Uncovering foraging grounds for conservation

How can we protect southern right whales – tohorā if we don’t know where they are 9 months of the year? Researchers from the University of Auckland and Cawthron Institute are using satellite tracking technology and micro chemical markers to understand where and on what southern right whales – tohorā feed. Knowing where the whales are going, and how they get there, will allow us to understand how their movements interact with shipping lanes, coastal development and oil and gas exploration. Climate change will also impact different areas of the Southern Ocean differently: if we know where the whales are feeding, we can understand how their future recovery might be influenced by the changing seas.

You are what you eat

Microchemical markers called stable isotopes vary predictably across the Southern Ocean, like a map. The same microchemical markers found in the whale’s skin tell us where on the map the whale has been feeding in the past few months before we see it on the wintering grounds. Using remote biopsy systems, we take small skin biopsy samples, about the size of your fingernail, from the whales and use it to understand where the whales were during the summer months.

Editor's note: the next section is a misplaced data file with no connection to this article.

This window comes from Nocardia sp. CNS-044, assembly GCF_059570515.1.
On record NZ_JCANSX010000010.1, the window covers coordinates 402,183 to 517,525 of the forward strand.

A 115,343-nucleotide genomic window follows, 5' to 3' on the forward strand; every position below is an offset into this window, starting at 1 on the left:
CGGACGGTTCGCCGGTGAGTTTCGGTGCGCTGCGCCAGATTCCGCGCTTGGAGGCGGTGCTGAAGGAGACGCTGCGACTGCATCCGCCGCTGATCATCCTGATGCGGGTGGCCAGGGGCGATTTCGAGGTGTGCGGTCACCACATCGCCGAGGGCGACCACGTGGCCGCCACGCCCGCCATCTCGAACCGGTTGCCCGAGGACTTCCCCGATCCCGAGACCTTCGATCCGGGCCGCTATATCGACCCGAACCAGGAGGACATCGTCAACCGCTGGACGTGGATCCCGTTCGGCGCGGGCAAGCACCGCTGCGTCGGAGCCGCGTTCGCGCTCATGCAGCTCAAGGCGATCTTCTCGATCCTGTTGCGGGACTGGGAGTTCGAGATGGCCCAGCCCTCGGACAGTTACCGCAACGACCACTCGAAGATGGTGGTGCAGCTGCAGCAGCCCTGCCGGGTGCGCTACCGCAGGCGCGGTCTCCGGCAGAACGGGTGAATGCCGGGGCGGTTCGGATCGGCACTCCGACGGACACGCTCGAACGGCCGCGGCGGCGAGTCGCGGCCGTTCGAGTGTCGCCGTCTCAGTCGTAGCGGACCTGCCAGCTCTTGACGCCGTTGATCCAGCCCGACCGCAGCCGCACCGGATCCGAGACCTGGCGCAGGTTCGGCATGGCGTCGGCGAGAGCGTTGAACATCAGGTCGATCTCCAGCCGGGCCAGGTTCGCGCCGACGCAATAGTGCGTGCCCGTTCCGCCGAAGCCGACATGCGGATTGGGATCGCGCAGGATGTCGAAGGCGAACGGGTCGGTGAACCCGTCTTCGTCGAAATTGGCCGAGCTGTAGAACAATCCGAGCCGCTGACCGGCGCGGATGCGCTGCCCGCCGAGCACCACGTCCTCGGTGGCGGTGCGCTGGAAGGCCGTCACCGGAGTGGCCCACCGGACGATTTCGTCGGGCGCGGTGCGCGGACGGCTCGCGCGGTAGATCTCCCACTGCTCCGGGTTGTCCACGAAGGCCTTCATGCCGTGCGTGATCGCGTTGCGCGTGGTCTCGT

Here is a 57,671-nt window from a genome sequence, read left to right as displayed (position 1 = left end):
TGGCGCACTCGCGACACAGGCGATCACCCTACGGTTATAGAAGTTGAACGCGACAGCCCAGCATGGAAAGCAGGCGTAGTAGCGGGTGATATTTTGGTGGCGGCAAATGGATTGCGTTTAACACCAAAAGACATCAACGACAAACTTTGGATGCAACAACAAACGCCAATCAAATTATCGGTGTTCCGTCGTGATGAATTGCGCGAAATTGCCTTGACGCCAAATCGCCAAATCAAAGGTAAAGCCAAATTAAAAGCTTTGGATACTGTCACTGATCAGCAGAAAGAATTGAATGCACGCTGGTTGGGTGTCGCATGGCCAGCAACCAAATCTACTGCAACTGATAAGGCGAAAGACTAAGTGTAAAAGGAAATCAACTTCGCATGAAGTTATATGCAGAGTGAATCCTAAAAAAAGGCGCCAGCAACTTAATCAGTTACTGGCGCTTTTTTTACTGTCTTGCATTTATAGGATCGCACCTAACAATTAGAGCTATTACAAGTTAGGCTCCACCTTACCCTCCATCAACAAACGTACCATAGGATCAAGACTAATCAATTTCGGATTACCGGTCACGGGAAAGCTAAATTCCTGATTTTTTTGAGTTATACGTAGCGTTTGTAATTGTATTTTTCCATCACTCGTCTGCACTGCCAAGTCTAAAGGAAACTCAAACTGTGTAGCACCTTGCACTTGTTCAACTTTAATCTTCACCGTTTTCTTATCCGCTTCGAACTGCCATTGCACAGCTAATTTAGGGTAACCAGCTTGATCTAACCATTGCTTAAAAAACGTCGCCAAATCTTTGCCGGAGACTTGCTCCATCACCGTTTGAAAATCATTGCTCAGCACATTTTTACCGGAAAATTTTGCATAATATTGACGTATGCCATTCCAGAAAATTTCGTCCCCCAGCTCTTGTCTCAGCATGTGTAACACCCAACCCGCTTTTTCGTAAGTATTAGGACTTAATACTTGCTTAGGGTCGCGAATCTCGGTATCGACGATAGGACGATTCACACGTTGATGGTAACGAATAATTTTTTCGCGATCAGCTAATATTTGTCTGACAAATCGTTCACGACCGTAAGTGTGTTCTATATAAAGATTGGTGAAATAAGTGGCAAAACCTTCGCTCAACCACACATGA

Satellite tracking

By attaching satellite tags to southern right whales – tohorā, we can follow the whales on their voyage from the Auckland Islands to their offshore foraging grounds. These tags give day-by-day tracks of the whale’s movements, providing information on not just where the whales are eating, but how they are getting there, if they cross shipping lanes or oil or gas fields. This will provide important information for how we manage our oceans.

So far – surprises!

Six southern right whales – tohorā were tagged in 2020 and the tracked whales went southwest. Tahi and Bill went about 6500 km west of the Auckland Islands, half way to South Africa! This was a surprise because the historical whaling data shows southern right whales were killed northeast of Aotearoa New Zealand – an area none of our whales visited. Perhaps the whales tagged in 2021 will head there?